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Strange Bedfellows: Comedy Voices in Horror Movies



Strange Bedfellows: Comedy Voices in Horror Movies

It’s hard to imagine now, but when Jordan Peele announced his intentions to make a horror film, I questioned the fit. Peele was, at the time, best known as one half of comedy duo Key & Peele. In 2016 he wrote and produced Keanu, a starring vehicle for himself and partner Keegan-Michael Key. So when his next writing project was announced, Get Out, a film he’d also be directing, I for one was a little confused as to why we weren’t getting another comedy. Keanu was hilarious, and did an excellent job in translating Key & Peele’s temperament to the big screen.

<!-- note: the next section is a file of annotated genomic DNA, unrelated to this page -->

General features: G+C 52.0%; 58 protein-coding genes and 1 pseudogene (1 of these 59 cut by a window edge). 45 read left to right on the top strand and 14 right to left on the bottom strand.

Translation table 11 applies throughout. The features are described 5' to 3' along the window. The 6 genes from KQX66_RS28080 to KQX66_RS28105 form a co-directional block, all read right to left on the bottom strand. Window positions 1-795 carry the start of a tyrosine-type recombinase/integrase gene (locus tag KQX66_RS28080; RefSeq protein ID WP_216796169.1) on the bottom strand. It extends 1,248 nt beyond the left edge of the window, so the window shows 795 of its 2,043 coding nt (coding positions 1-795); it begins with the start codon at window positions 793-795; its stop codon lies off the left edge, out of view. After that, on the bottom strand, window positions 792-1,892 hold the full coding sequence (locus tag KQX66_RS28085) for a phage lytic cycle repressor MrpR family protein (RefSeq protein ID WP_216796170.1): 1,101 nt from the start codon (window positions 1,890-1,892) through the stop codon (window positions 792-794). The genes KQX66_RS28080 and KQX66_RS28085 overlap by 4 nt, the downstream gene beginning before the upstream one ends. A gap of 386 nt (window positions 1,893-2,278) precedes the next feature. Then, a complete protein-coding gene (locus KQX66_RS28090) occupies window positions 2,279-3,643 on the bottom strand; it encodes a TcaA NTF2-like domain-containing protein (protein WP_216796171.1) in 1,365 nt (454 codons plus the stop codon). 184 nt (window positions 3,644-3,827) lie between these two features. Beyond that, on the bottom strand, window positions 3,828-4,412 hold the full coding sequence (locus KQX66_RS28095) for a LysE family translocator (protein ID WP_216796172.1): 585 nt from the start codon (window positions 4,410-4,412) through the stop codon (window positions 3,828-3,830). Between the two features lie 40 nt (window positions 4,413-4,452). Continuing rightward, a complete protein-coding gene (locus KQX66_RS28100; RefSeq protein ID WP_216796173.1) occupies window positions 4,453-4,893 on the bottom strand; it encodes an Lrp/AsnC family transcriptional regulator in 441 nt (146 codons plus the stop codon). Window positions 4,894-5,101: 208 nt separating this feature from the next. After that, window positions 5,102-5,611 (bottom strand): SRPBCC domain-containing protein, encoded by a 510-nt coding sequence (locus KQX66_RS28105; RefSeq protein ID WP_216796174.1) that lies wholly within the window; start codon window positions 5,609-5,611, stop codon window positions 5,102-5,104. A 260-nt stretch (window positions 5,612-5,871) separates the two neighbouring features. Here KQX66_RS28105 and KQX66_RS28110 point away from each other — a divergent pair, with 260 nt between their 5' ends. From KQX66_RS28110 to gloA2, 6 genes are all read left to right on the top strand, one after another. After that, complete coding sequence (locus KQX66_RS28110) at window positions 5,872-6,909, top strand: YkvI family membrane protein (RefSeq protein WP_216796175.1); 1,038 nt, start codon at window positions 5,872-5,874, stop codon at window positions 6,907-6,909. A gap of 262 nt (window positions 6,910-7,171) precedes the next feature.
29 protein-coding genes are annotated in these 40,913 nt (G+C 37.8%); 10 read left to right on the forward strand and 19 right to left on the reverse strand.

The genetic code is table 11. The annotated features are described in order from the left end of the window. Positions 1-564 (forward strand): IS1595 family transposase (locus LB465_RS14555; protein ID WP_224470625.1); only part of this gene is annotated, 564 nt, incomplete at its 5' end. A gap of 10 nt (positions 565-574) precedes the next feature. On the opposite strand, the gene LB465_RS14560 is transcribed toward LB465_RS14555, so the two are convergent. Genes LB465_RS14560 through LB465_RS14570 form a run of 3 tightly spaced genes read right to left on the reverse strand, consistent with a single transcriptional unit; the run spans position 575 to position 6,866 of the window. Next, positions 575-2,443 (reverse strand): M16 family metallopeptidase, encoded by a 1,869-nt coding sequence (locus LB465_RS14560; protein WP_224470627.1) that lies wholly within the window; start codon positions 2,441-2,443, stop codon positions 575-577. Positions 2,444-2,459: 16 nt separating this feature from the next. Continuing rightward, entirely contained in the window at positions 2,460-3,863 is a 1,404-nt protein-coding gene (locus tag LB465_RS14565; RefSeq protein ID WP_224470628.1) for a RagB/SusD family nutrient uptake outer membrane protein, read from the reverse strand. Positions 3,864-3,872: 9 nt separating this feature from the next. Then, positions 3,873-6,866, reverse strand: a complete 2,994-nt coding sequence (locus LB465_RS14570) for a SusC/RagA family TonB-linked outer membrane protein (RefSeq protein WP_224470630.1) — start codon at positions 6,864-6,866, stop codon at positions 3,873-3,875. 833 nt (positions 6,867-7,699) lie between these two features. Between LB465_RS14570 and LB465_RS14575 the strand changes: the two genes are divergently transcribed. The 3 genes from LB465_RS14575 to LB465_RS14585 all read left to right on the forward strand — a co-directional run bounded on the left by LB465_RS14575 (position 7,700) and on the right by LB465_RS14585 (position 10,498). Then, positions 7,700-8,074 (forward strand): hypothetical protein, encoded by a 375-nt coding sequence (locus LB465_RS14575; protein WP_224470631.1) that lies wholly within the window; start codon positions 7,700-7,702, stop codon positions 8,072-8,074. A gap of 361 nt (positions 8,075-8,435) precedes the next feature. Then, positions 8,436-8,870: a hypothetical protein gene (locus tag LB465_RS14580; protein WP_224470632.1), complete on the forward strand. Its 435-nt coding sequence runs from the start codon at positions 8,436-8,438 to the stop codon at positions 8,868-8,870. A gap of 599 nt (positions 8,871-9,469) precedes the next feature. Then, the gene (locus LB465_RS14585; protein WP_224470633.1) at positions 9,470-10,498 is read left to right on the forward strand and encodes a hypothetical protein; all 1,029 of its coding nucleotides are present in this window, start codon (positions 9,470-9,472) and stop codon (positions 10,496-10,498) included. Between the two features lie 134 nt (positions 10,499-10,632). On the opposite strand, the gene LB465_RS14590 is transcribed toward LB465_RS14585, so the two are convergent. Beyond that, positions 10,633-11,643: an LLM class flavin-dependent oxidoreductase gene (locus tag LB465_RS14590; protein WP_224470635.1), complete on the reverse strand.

Now, with hindsight being 20/20 and all that, I’m kicking myself for ever doubting Peele’s shift into horror auteur mode. With Get Out and its follow-up, Us, Peele gave us two distinct yet equally instantly-iconic horror masterpieces. He’d transitioned seamlessly. Here are eight other examples of comedic voices making the leap into horror movies!

David Gordon Green and Danny McBride: